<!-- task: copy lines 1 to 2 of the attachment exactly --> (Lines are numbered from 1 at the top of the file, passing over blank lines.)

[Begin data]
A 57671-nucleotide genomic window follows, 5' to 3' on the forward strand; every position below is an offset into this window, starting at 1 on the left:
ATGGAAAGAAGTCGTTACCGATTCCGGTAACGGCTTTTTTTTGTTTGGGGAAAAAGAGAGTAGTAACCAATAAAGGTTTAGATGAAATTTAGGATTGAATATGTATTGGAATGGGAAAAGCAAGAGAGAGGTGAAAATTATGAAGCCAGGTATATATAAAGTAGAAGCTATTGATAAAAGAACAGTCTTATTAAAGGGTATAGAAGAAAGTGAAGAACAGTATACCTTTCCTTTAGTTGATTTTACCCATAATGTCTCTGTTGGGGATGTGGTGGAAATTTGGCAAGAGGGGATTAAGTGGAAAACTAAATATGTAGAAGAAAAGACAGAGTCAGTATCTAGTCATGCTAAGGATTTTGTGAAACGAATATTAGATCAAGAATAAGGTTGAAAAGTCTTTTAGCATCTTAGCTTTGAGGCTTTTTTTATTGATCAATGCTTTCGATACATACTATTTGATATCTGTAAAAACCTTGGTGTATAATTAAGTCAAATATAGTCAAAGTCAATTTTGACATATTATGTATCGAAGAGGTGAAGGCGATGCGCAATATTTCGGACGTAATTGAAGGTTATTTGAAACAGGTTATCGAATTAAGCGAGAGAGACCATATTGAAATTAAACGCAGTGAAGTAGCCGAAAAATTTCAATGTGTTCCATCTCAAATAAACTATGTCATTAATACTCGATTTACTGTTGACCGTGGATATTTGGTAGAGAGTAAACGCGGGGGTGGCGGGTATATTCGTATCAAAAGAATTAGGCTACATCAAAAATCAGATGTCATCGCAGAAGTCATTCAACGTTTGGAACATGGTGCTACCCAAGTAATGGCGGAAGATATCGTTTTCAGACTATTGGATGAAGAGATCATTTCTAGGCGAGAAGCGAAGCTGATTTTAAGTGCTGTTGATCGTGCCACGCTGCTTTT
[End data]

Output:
A 57671-nucleotide genomic window follows, 5' to 3' on the forward strand; every position below is an offset into this window, starting at 1 on the left:
ATGGAAAGAAGTCGTTACCGATTCCGGTAACGGCTTTTTTTTGTTTGGGGAAAAAGAGAGTAGTAACCAATAAAGGTTTAGATGAAATTTAGGATTGAATATGTATTGGAATGGGAAAAGCAAGAGAGAGGTGAAAATTATGAAGCCAGGTATATATAAAGTAGAAGCTATTGATAAAAGAACAGTCTTATTAAAGGGTATAGAAGAAAGTGAAGAACAGTATACCTTTCCTTTAGTTGATTTTACCCATAATGTCTCTGTTGGGGATGTGGTGGAAATTTGGCAAGAGGGGATTAAGTGGAAAACTAAATATGTAGAAGAAAAGACAGAGTCAGTATCTAGTCATGCTAAGGATTTTGTGAAACGAATATTAGATCAAGAATAAGGTTGAAAAGTCTTTTAGCATCTTAGCTTTGAGGCTTTTTTTATTGATCAATGCTTTCGATACATACTATTTGATATCTGTAAAAACCTTGGTGTATAATTAAGTCAAATATAGTCAAAGTCAATTTTGACATATTATGTATCGAAGAGGTGAAGGCGATGCGCAATATTTCGGACGTAATTGAAGGTTATTTGAAACAGGTTATCGAATTAAGCGAGAGAGACCATATTGAAATTAAACGCAGTGAAGTAGCCGAAAAATTTCAATGTGTTCCATCTCAAATAAACTATGTCATTAATACTCGATTTACTGTTGACCGTGGATATTTGGTAGAGAGTAAACGCGGGGGTGGCGGGTATATTCGTATCAAAAGAATTAGGCTACATCAAAAATCAGATGTCATCGCAGAAGTCATTCAACGTTTGGAACATGGTGCTACCCAAGTAATGGCGGAAGATATCGTTTTCAGACTATTGGATGAAGAGATCATTTCTAGGCGAGAAGCGAAGCTGATTTTAAGTGCTGTTGATCGTGCCACGCTGCTTTT